All Bloomberg BNA treatises are available on standing order, which ensures you will always receive the most current edition of the book or supplement of the title you have ordered from Bloomberg BNA’s book division. As soon as a new supplement or edition is published (usually annually) for a title you’ve previously purchased and requested to be placed on standing order, we’ll ship it to you to review for 30 days without any obligation. During this period, you can either (a) honor the invoice and receive a 5% discount (in addition to any other discounts you may qualify for) off the then-current price of the update, plus shipping and handling or (b) return the book(s), in which case, your invoice will be cancelled upon receipt of the book(s). Call us for a prepaid UPS label for your return. It’s as simple and easy as that. Most importantly, standing orders mean you will never have to worry about the timeliness of the information you’re relying on. And, you may discontinue standing orders at any time by contacting us at 1.800.960.1220 or by sending an email to firstname.lastname@example.org.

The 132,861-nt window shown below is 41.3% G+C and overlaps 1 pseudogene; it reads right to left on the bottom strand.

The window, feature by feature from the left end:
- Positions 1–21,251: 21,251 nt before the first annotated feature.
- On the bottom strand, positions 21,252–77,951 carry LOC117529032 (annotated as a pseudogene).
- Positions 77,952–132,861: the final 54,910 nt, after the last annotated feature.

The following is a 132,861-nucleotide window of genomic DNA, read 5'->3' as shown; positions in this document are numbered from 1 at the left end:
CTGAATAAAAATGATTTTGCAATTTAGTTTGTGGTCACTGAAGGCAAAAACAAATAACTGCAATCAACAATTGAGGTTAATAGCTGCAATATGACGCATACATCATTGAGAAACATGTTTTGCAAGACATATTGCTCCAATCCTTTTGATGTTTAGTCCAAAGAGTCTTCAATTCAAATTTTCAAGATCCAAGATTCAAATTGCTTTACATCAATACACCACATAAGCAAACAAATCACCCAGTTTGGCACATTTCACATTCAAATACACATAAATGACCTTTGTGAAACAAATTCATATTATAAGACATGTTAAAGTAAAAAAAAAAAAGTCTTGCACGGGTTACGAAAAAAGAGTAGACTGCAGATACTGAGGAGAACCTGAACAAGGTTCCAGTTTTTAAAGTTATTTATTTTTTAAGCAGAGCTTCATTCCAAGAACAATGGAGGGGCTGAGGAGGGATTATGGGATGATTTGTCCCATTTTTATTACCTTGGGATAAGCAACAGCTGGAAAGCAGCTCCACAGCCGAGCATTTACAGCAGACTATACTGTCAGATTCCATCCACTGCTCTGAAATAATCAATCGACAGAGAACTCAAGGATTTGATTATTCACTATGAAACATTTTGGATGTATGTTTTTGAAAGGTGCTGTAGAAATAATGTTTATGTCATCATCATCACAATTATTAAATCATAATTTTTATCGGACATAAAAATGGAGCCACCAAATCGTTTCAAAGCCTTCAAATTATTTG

Put me on standing order at a 5% discount off list price of all future updates, in addition to any other discounts I may quality for. (Returnable within 30 days.)
Notify me when updates are available (No standing order will be created).
This Bloomberg BNA report is available on standing order, which ensures you will all receive the latest edition. This report is updated annually and we will send you the latest edition once it has been published. By signing up for standing order you will never have to worry about the timeliness of the information you need. And, you may discontinue standing orders at any time by contacting us at 1.800.372.1033, option 5, or by sending us an email to email@example.com.
Put me on standing order
Notify me when new releases are available (no standing order will be created)